Forget his reputation as a dour man of sad-sack songs: Ron Sexsmith can really shred a guitar.
An acoustic guitar, mind you. But as if recognizing that an early evening slot (ahead of Blue Rodeo) for a summer festival crowd required a few rock gestures, Sexsmith took a soloist's stance and let loose during "Breakfast Ethereal," one of a handful of songs early in his set from this year's The Last Rider.
Those paying attention during Sexsmith's Halifax Jazz Festival performance got a crash course of sorts in his discography: a well-curated selection of the material that's made him such a beloved songwriter. Alongside new songs like "Evergreen" ("This song went to number two in the charts," said Sexsmith, "not here, though, but it Ireland"), the set offered up some of his best-known compositions, including some the audience might've known better in other versions ("Secret Heart," covered by Feist, or perhaps Michael Buble's take on "Whatever It Takes").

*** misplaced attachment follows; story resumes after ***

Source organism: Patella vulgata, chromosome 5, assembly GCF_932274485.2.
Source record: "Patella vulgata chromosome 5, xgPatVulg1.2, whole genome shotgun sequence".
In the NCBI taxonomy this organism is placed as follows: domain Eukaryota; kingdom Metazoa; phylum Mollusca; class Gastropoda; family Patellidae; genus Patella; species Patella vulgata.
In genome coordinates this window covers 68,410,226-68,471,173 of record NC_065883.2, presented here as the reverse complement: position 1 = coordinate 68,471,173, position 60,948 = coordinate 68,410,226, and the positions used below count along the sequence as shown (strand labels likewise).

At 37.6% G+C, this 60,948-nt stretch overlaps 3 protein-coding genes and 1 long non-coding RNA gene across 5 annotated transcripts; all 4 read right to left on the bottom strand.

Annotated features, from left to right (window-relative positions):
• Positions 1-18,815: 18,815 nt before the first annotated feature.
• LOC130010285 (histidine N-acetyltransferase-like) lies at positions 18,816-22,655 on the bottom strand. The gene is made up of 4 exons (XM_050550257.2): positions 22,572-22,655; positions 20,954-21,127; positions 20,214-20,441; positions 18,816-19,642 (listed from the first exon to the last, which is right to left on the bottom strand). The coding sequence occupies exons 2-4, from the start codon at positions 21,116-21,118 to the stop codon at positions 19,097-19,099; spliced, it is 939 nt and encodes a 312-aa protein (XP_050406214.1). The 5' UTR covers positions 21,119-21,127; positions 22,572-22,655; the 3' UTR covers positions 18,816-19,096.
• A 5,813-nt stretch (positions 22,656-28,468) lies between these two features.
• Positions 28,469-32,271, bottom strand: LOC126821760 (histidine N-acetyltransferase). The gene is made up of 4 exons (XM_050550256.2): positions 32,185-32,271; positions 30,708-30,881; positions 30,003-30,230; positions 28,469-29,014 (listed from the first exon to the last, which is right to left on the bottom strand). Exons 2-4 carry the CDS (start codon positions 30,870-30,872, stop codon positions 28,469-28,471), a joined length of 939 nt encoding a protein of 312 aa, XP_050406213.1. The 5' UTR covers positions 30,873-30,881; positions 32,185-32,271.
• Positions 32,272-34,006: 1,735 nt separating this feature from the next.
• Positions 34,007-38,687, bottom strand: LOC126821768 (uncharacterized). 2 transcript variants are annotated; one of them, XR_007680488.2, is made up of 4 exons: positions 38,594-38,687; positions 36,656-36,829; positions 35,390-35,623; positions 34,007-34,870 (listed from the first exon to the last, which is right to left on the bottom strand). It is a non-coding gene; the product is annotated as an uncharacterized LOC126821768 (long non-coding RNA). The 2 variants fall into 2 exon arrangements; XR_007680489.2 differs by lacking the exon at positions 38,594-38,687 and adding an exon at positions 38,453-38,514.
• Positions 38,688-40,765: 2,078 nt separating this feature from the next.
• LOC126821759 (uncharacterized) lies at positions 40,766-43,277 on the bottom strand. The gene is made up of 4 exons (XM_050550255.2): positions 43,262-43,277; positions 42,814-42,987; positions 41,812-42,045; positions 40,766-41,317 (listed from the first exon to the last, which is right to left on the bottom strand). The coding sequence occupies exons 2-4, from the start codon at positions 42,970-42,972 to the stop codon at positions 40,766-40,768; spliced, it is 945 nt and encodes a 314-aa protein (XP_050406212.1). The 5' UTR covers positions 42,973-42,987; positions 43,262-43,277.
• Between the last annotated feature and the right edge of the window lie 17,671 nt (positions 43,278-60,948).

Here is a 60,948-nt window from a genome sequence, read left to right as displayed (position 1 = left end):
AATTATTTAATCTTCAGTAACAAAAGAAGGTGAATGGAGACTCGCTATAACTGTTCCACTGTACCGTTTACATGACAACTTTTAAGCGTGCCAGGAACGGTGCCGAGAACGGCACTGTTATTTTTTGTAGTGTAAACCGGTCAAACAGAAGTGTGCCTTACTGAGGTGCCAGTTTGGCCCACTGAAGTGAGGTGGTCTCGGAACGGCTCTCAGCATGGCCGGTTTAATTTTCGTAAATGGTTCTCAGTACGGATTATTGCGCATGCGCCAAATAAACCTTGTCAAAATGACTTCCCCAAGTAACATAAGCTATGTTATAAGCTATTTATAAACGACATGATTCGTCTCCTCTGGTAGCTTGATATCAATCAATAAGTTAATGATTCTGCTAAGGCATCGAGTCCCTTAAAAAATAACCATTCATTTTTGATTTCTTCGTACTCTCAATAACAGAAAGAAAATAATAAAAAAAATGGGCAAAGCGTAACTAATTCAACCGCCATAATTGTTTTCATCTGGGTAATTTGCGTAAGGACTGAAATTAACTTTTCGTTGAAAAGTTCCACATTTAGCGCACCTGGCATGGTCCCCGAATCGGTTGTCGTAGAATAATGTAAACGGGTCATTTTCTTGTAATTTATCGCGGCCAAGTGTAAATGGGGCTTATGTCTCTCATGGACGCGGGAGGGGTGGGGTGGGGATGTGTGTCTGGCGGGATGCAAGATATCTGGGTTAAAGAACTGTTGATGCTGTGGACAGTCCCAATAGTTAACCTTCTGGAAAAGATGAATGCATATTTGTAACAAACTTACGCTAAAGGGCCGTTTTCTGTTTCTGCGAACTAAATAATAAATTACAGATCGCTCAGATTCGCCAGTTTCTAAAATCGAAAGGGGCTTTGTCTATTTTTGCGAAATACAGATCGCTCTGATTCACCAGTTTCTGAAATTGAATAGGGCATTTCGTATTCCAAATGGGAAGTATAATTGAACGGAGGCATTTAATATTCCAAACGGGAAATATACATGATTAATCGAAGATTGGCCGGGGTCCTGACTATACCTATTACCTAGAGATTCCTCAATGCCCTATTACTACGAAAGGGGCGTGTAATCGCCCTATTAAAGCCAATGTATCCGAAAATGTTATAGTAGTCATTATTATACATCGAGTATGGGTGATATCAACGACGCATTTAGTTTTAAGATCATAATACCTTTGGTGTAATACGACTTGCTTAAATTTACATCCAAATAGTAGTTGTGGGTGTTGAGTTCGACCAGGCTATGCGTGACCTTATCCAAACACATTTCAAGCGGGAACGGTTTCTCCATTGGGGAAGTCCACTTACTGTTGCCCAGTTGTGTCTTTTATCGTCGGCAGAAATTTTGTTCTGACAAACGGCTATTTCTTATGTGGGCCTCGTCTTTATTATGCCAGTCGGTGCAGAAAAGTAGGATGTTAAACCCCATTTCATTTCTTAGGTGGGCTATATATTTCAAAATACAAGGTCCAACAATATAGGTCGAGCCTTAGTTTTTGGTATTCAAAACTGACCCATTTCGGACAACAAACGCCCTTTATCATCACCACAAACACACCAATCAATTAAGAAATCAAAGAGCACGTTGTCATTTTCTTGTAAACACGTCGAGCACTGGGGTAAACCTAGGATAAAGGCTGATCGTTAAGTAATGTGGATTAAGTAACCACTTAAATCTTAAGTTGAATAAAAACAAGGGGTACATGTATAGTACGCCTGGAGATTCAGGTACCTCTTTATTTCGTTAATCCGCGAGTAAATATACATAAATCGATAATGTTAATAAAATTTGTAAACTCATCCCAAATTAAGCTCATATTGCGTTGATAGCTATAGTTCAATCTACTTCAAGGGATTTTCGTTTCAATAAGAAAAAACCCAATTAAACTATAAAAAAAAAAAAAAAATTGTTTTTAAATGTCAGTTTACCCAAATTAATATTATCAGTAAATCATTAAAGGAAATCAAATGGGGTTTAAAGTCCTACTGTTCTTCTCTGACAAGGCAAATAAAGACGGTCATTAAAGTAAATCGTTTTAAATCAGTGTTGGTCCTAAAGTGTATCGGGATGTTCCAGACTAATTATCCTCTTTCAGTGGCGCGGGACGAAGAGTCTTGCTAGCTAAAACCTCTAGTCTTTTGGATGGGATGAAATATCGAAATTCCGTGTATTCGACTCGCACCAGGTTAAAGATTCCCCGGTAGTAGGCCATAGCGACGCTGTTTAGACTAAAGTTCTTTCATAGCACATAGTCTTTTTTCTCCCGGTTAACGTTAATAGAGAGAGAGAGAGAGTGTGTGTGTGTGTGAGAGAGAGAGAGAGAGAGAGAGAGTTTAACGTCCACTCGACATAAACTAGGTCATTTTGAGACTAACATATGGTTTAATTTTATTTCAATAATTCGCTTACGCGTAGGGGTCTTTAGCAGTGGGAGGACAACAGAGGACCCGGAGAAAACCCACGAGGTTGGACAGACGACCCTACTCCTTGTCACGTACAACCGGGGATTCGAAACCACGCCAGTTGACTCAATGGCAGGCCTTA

Sexsmith was fresh off a performance with the Toronto Symphony Orchestra on Canada Day, at which Halifax singer Rose Cousins was his opener. Now on Cousins' turf, Sexsmith invited her out for a slow, sweet take on "Gold in Them Hills," their voices melding wonderfully on its chorus.
The subtlety of Sexsmith's writing is easier to pick up on the record than in a festival setting; despite noble efforts from his band, only the hookiest songs like "Not About to Lose" really broke through the din of a semi-interested crowd. But adorned in a stylish blue blazer and a ruffled shirt ripped right out of an '80s prom photo, Sexsmith and his earnest, engaging vocals hopefully won over a few eager hearts in the crowd.